Assuming all recall work has been done and the usual things are okay look
carefully at the service intervals. Around 14K miles is the norm, a lot less
will indicate a very hard life. Most importantly the running in oil service
must be within 250 miles of recommended change, if not BMW won't even sell
the car themselves as "approved".
Another favourite is wear on the drivers side bolster, the leather is very
soft and wears easily and check the interior trim, especially door handles
Mechanically brakes are expensive so check the discs (rotors?) aren't up for
replacement, pads are cheap. Clutches don't seem to be a big issue on the
whole but obviously any signs of slip could mean a big bill. Check when the
next inspection II is due, that can be expensive, look at the service
history and ring a dealer to find out whats next. It could be the reason the
car is being sold. Obvious one but tyres need looking at. You don;t want to
buy a car and find you've got a 3K bill for brakes and tyres in week one.
It's well known that the dealers are rubbish but that goes with any
BMW. Apparently it's part of the "character" of the M3s that they run
poorly well cold, clonk and clunk on gearchanges and for the diff to
groan. You have to ask yourself if you can live with that.
Yep, hand (parking?) brake is totally useless. Sounds like a bag of nails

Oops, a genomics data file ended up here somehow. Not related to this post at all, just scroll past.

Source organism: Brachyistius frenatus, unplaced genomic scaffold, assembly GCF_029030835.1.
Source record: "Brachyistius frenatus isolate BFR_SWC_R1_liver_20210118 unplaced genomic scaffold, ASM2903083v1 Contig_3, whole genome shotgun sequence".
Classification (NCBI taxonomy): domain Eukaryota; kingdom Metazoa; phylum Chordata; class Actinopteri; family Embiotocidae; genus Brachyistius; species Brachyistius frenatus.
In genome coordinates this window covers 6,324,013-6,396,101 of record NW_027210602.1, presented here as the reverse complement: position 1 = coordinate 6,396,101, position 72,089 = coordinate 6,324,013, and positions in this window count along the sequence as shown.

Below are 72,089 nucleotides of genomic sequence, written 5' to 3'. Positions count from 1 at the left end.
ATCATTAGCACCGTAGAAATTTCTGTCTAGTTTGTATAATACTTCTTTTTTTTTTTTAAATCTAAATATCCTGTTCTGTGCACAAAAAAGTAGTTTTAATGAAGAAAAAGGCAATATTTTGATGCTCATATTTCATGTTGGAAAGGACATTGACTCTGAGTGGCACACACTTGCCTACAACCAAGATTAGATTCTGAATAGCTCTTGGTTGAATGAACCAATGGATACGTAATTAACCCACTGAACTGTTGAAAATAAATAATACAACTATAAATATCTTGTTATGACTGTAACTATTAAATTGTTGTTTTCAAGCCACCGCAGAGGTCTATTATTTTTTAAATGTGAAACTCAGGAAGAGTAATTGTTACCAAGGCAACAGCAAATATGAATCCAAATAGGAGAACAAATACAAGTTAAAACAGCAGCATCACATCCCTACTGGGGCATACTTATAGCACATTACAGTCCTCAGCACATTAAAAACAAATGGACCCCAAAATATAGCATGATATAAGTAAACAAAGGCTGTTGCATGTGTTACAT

until the engine has warmed up properly. Needs to run on super unleaded
(high octane) to stop pinking, rough idle and stuttery acceleration.
Drivechain is noisy at low speed and clonky diff is pretty standard. If its
an SMG it sounds like someones hitting the diff with a hammer when you
change full throttle in S6.
Ride is jiggly at best and harsh at worst and 19" rims are a real pain to
get refurbed when you scuff them. Insurance and depreciation are killers and
so is 17mpg, the servicing costs and the threat of blown engines.
But then you take it out for a blast on quiet roads and all these things
pale into insignificance.
Actually, depreciation is really low. These things hold their value well due
to their cult status. Last year I shopped for a 1998 M3 sedan and low miles
ones in nice shape still had asking prices in the low to mid 20's.
Ridiculous, I thought, and bought an E46 zhp instead...right before BMW did
the $4500 incentives on new 2005's, crashing the resale of E46 sedans.
Unless the buyer absolutely HAS to have an M3, he should look at Subaru
STI's. every bit as fast and good handling as any M3, much better shift
linkage, much cheaper, more reliable, but with nowhere near the resale.
Here's another: BMW has had issues with their differentials. I'm not sure
which platform each issue belongs with but since I plan to "enjoy" this car,
I have been thinking about the diff, the issues and what could happen. This
M3 is in great shape, definitely well cared for, has 56k and the 6 speed.
What are the warning signs of a diff with problems? Anything on the outside
of the case I should be looking for, besides the obvious?
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